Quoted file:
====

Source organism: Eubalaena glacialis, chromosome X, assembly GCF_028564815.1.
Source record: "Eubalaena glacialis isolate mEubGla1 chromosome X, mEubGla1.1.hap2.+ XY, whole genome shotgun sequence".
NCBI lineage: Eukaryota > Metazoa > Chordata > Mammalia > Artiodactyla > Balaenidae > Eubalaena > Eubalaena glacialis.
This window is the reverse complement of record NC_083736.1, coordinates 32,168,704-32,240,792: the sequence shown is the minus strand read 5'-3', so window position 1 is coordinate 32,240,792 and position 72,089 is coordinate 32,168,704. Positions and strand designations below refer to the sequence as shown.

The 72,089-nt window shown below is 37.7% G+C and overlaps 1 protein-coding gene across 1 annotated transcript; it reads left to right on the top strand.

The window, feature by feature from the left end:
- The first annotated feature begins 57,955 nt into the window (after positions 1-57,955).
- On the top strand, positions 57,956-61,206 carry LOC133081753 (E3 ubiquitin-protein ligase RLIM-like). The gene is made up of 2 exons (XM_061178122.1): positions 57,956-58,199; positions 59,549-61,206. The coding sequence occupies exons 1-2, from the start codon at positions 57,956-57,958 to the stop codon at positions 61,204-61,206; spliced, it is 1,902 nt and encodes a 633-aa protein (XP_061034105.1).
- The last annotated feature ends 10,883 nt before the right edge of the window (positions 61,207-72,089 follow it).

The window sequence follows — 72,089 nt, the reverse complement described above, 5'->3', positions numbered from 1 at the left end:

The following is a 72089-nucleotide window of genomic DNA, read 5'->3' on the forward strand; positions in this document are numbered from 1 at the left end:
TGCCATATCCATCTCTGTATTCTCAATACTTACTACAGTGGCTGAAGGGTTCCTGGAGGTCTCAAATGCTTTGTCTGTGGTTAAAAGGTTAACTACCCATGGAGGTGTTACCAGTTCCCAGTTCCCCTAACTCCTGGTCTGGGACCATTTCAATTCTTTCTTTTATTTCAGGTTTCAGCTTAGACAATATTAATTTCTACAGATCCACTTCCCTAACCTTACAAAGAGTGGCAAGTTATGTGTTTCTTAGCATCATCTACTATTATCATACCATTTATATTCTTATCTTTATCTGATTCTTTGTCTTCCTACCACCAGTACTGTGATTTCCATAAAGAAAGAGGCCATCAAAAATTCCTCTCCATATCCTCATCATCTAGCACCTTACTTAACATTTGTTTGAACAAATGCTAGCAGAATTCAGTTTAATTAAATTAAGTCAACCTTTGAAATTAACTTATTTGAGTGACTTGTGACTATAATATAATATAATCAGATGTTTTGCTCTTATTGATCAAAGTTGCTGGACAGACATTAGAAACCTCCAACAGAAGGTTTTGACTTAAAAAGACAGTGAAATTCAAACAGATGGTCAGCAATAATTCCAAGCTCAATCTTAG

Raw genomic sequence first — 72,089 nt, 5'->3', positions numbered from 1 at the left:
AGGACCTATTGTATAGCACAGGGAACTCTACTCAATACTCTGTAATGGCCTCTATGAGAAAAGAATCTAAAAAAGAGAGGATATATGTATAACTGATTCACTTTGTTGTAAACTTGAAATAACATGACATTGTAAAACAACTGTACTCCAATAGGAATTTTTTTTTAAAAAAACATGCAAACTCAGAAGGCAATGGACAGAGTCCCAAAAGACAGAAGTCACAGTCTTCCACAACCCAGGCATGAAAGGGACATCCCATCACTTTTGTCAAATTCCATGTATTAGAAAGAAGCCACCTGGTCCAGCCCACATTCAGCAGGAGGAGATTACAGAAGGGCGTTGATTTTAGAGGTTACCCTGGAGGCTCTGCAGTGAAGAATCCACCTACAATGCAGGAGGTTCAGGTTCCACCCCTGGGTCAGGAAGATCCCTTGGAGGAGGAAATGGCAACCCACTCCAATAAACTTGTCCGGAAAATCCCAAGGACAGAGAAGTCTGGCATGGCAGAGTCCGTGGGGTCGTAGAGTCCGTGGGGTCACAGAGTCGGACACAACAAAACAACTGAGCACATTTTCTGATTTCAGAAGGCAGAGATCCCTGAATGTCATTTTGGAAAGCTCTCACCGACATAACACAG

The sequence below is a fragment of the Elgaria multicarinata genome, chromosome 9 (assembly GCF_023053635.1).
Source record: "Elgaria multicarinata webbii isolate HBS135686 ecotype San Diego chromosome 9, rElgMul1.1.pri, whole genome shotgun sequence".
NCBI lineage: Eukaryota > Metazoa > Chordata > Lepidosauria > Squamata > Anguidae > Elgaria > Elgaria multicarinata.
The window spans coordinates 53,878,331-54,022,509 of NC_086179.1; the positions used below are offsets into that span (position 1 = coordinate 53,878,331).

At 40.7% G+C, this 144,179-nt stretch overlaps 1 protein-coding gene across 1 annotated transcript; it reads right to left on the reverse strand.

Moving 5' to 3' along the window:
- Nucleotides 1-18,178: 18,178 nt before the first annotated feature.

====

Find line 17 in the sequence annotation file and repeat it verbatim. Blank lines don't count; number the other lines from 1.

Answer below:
NCBI lineage: Eukaryota > Metazoa > Chordata > Lepidosauria > Squamata > Anguidae > Elgaria > Elgaria multicarinata.